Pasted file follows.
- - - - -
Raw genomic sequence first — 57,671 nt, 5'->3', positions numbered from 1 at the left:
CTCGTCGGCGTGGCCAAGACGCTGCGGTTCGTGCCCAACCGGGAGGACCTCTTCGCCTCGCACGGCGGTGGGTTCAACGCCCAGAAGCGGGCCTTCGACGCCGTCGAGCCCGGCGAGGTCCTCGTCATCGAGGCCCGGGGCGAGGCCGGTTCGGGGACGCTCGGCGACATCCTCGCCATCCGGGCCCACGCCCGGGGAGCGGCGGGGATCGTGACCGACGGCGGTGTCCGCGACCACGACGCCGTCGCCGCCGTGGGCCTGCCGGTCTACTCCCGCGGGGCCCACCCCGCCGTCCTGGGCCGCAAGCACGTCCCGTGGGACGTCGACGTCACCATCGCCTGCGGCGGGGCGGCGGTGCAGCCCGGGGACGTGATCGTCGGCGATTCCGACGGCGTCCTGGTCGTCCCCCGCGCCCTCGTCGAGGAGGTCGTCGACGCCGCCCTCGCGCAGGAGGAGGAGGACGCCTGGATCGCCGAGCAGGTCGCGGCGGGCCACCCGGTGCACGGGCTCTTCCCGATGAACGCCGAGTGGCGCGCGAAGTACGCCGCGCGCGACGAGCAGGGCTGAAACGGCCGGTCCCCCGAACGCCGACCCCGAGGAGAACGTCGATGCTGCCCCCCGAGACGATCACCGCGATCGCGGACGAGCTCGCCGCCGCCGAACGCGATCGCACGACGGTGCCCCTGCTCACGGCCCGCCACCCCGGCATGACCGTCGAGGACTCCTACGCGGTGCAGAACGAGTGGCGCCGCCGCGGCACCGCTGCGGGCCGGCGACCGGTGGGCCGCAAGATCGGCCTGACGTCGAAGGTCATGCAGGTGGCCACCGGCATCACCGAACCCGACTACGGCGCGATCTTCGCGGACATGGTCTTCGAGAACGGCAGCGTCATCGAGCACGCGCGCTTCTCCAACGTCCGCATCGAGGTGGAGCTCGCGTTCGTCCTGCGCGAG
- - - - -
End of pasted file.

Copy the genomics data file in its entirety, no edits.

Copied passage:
Raw genomic sequence first — 57,671 nt, 5'->3', positions numbered from 1 at the left:
CTCGTCGGCGTGGCCAAGACGCTGCGGTTCGTGCCCAACCGGGAGGACCTCTTCGCCTCGCACGGCGGTGGGTTCAACGCCCAGAAGCGGGCCTTCGACGCCGTCGAGCCCGGCGAGGTCCTCGTCATCGAGGCCCGGGGCGAGGCCGGTTCGGGGACGCTCGGCGACATCCTCGCCATCCGGGCCCACGCCCGGGGAGCGGCGGGGATCGTGACCGACGGCGGTGTCCGCGACCACGACGCCGTCGCCGCCGTGGGCCTGCCGGTCTACTCCCGCGGGGCCCACCCCGCCGTCCTGGGCCGCAAGCACGTCCCGTGGGACGTCGACGTCACCATCGCCTGCGGCGGGGCGGCGGTGCAGCCCGGGGACGTGATCGTCGGCGATTCCGACGGCGTCCTGGTCGTCCCCCGCGCCCTCGTCGAGGAGGTCGTCGACGCCGCCCTCGCGCAGGAGGAGGAGGACGCCTGGATCGCCGAGCAGGTCGCGGCGGGCCACCCGGTGCACGGGCTCTTCCCGATGAACGCCGAGTGGCGCGCGAAGTACGCCGCGCGCGACGAGCAGGGCTGAAACGGCCGGTCCCCCGAACGCCGACCCCGAGGAGAACGTCGATGCTGCCCCCCGAGACGATCACCGCGATCGCGGACGAGCTCGCCGCCGCCGAACGCGATCGCACGACGGTGCCCCTGCTCACGGCCCGCCACCCCGGCATGACCGTCGAGGACTCCTACGCGGTGCAGAACGAGTGGCGCCGCCGCGGCACCGCTGCGGGCCGGCGACCGGTGGGCCGCAAGATCGGCCTGACGTCGAAGGTCATGCAGGTGGCCACCGGCATCACCGAACCCGACTACGGCGCGATCTTCGCGGACATGGTCTTCGAGAACGGCAGCGTCATCGAGCACGCGCGCTTCTCCAACGTCCGCATCGAGGTGGAGCTCGCGTTCGTCCTGCGCGAG